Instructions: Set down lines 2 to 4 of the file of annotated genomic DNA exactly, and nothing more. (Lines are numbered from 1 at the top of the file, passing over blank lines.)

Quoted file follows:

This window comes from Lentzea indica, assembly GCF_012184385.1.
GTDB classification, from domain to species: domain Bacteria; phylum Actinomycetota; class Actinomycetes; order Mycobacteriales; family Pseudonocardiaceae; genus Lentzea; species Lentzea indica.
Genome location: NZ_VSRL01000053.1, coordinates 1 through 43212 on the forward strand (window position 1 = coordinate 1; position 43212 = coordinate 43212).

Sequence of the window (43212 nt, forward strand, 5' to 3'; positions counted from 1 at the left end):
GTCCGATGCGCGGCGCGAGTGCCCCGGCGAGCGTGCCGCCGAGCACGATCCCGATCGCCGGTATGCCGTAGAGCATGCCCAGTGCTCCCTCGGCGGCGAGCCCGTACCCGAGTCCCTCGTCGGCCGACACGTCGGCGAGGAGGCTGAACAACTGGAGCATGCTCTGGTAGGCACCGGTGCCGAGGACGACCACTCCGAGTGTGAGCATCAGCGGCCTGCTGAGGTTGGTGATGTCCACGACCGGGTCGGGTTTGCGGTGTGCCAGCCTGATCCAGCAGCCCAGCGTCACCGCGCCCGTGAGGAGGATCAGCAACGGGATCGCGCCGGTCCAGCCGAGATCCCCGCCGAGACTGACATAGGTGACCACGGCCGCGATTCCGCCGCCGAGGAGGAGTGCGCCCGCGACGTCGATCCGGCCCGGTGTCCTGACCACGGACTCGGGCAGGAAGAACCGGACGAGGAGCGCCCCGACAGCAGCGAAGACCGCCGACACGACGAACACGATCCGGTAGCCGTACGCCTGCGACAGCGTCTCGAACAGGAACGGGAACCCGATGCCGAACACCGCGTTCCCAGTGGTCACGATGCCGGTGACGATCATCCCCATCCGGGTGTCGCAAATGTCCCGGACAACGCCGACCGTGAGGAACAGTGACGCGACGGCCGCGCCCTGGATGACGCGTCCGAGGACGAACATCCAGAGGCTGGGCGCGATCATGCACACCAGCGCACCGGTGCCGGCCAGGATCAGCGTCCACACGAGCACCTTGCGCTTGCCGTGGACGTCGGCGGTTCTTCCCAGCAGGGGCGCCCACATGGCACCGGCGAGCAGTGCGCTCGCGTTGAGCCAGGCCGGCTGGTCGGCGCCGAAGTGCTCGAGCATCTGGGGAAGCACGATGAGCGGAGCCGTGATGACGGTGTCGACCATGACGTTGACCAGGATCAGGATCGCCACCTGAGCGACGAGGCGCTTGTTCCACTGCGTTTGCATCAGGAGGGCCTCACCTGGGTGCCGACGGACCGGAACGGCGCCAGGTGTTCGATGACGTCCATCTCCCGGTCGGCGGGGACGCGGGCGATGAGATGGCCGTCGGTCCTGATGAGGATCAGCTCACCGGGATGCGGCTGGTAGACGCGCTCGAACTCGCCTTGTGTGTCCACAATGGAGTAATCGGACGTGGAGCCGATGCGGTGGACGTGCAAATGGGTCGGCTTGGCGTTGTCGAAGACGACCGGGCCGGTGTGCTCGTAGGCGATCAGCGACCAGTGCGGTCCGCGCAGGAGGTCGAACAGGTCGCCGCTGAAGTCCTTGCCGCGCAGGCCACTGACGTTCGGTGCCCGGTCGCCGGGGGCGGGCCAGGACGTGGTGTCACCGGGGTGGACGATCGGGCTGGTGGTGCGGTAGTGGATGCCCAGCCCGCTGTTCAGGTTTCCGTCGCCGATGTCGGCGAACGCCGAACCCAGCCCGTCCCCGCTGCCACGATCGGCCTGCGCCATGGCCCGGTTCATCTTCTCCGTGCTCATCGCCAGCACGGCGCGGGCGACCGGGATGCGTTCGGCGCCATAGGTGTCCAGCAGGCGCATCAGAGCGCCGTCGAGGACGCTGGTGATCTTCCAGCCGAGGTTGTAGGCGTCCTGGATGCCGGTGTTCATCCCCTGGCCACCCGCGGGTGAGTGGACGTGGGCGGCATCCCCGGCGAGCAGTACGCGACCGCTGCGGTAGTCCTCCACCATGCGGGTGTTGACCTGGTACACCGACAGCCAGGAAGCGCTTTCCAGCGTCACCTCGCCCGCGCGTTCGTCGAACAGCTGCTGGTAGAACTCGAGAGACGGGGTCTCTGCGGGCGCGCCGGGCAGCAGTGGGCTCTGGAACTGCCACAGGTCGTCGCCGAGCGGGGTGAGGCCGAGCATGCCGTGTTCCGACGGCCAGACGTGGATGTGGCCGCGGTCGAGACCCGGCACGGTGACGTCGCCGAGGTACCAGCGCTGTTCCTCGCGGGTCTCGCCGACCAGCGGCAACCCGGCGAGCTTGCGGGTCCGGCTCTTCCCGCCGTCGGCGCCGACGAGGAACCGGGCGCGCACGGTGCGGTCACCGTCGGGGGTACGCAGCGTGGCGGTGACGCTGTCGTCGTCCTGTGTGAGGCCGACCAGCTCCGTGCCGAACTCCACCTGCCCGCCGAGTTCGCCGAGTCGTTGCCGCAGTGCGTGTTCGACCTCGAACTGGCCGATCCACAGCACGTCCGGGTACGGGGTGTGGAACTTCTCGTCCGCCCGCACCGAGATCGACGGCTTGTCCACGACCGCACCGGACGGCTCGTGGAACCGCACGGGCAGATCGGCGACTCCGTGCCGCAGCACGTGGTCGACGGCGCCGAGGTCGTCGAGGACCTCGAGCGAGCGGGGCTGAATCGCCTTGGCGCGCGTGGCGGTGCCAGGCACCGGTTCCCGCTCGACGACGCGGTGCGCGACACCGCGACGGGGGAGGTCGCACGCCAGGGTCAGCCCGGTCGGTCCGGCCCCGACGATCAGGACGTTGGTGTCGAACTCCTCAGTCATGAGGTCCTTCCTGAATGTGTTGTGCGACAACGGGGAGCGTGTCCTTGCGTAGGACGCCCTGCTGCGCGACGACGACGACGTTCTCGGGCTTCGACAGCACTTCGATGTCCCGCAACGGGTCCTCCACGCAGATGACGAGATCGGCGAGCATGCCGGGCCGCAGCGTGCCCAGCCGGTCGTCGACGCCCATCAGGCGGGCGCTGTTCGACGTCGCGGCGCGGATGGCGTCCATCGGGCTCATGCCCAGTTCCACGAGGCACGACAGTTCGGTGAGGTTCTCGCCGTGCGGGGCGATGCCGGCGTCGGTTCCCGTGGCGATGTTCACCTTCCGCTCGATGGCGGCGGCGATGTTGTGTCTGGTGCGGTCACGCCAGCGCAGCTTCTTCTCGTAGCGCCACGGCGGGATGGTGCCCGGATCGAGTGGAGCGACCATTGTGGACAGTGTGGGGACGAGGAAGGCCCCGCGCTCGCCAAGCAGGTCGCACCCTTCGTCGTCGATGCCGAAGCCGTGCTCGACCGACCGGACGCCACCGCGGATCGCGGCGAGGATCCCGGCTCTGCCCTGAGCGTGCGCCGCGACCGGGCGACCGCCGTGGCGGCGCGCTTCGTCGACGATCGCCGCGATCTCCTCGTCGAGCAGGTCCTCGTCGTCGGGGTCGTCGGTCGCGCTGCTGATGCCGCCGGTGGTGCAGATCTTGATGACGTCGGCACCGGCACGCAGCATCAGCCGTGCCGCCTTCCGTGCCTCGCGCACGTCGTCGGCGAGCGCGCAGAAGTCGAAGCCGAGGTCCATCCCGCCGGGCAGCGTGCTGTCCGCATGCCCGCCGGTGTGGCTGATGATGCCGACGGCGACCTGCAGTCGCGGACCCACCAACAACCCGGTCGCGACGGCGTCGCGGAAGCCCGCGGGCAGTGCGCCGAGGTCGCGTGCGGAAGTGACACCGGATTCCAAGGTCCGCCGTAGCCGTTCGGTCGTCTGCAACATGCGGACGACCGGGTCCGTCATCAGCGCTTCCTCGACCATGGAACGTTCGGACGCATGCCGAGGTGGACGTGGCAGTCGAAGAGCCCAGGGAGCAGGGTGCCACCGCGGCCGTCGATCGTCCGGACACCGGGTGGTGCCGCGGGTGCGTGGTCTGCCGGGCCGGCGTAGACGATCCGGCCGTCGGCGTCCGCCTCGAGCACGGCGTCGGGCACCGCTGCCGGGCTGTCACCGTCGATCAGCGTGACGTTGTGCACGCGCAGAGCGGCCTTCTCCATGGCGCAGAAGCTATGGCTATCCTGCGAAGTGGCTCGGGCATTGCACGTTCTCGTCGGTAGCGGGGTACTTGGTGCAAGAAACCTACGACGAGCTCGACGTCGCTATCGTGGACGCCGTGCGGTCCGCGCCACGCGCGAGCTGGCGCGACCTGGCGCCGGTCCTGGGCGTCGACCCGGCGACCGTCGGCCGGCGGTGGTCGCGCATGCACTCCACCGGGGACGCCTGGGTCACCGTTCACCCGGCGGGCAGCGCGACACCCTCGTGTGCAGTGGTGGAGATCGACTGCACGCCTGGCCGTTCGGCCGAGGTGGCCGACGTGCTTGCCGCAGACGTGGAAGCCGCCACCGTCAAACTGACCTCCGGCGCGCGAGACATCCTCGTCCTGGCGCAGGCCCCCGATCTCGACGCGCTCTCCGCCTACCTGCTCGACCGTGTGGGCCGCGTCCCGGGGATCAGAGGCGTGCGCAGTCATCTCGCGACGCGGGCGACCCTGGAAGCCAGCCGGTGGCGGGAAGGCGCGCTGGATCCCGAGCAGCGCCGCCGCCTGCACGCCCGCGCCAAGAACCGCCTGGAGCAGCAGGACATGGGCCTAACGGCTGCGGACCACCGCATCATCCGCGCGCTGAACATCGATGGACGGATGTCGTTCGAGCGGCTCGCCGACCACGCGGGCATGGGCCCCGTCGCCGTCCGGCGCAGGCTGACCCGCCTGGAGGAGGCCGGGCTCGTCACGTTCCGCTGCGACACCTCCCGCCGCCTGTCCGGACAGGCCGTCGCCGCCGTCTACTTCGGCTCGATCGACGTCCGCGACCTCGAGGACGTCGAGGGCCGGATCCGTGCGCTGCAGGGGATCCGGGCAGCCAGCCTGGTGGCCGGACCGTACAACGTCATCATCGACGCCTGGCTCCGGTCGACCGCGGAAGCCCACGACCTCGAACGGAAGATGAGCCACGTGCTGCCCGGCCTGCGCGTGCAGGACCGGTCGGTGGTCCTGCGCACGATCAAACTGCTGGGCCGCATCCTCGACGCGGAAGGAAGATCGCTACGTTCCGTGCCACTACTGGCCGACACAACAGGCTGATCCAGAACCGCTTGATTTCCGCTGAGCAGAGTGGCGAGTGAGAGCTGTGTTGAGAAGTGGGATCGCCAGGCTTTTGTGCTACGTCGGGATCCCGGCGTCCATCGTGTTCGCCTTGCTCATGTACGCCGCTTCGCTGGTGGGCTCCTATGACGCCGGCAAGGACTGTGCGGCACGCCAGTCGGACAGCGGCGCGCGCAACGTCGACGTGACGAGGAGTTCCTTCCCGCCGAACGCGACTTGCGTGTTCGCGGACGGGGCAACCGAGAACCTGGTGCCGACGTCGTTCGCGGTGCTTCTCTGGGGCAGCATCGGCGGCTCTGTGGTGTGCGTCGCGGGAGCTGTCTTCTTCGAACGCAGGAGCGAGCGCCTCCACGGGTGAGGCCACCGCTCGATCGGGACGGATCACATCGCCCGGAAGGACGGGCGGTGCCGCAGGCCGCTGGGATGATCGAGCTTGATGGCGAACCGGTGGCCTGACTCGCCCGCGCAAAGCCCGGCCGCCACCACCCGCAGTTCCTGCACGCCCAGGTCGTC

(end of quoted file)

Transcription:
GTDB classification, from domain to species: domain Bacteria; phylum Actinomycetota; class Actinomycetes; order Mycobacteriales; family Pseudonocardiaceae; genus Lentzea; species Lentzea indica.
Genome location: NZ_VSRL01000053.1, coordinates 1 through 43212 on the forward strand (window position 1 = coordinate 1; position 43212 = coordinate 43212).

Sequence of the window (43212 nt, forward strand, 5' to 3'; positions counted from 1 at the left end):